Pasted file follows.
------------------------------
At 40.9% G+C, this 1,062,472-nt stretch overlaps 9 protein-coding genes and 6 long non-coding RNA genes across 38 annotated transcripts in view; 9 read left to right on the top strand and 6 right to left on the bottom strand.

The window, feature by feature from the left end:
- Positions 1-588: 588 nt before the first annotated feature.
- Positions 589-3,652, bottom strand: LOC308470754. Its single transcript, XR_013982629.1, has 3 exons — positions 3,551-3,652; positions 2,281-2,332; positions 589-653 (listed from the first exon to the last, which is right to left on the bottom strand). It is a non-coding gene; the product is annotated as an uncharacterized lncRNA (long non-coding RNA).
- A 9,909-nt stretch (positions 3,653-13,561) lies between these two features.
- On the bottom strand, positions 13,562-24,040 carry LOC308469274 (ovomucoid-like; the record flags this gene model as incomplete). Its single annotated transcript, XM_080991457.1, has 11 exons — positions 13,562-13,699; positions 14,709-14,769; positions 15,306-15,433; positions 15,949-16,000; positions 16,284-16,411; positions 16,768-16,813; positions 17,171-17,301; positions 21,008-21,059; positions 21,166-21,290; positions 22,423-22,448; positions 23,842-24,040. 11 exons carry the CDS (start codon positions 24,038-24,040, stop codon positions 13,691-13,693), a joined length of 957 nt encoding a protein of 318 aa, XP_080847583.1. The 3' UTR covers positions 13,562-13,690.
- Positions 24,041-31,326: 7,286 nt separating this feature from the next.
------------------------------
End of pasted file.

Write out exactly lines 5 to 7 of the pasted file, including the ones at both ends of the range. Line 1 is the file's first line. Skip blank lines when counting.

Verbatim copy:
- A 9,909-nt stretch (positions 3,653-13,561) lies between these two features.
- On the bottom strand, positions 13,562-24,040 carry LOC308469274 (ovomucoid-like; the record flags this gene model as incomplete). Its single annotated transcript, XM_080991457.1, has 11 exons — positions 13,562-13,699; positions 14,709-14,769; positions 15,306-15,433; positions 15,949-16,000; positions 16,284-16,411; positions 16,768-16,813; positions 17,171-17,301; positions 21,008-21,059; positions 21,166-21,290; positions 22,423-22,448; positions 23,842-24,040. 11 exons carry the CDS (start codon positions 24,038-24,040, stop codon positions 13,691-13,693), a joined length of 957 nt encoding a protein of 318 aa, XP_080847583.1. The 3' UTR covers positions 13,562-13,690.
- Positions 24,041-31,326: 7,286 nt separating this feature from the next.